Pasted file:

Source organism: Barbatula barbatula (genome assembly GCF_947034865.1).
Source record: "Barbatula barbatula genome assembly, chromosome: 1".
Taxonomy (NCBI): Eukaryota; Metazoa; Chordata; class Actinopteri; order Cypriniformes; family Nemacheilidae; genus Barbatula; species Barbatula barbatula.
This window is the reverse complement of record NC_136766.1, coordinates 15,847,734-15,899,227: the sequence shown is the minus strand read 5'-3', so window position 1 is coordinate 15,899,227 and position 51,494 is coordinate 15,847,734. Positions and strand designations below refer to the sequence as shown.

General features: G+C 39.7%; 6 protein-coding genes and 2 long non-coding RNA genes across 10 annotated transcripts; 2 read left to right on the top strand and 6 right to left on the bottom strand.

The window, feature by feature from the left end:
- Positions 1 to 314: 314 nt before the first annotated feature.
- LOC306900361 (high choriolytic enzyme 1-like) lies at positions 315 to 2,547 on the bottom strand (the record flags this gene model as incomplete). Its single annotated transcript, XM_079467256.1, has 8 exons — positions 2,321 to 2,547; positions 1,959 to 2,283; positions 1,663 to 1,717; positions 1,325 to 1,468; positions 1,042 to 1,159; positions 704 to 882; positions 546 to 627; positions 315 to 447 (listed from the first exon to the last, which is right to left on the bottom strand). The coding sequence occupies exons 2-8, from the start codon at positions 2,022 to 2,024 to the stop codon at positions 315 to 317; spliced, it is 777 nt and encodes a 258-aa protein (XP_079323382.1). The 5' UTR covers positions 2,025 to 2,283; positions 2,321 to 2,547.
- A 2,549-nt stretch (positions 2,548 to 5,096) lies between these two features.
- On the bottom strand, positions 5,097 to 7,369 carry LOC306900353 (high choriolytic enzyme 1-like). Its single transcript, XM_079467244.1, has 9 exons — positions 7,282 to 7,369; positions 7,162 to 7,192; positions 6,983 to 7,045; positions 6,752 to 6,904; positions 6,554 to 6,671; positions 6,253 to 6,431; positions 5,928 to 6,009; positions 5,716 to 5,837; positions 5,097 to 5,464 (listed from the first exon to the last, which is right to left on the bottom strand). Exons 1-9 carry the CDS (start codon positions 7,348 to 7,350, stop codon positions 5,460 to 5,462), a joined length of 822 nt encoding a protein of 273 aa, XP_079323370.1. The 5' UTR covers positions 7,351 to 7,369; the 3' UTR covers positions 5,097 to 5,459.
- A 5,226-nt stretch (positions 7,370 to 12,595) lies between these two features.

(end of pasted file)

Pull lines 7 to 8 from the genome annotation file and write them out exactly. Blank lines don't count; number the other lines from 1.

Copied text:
- Positions 1 to 314: 314 nt before the first annotated feature.
- LOC306900361 (high choriolytic enzyme 1-like) lies at positions 315 to 2,547 on the bottom strand (the record flags this gene model as incomplete). Its single annotated transcript, XM_079467256.1, has 8 exons — positions 2,321 to 2,547; positions 1,959 to 2,283; positions 1,663 to 1,717; positions 1,325 to 1,468; positions 1,042 to 1,159; positions 704 to 882; positions 546 to 627; positions 315 to 447 (listed from the first exon to the last, which is right to left on the bottom strand). The coding sequence occupies exons 2-8, from the start codon at positions 2,022 to 2,024 to the stop codon at positions 315 to 317; spliced, it is 777 nt and encodes a 258-aa protein (XP_079323382.1). The 5' UTR covers positions 2,025 to 2,283; positions 2,321 to 2,547.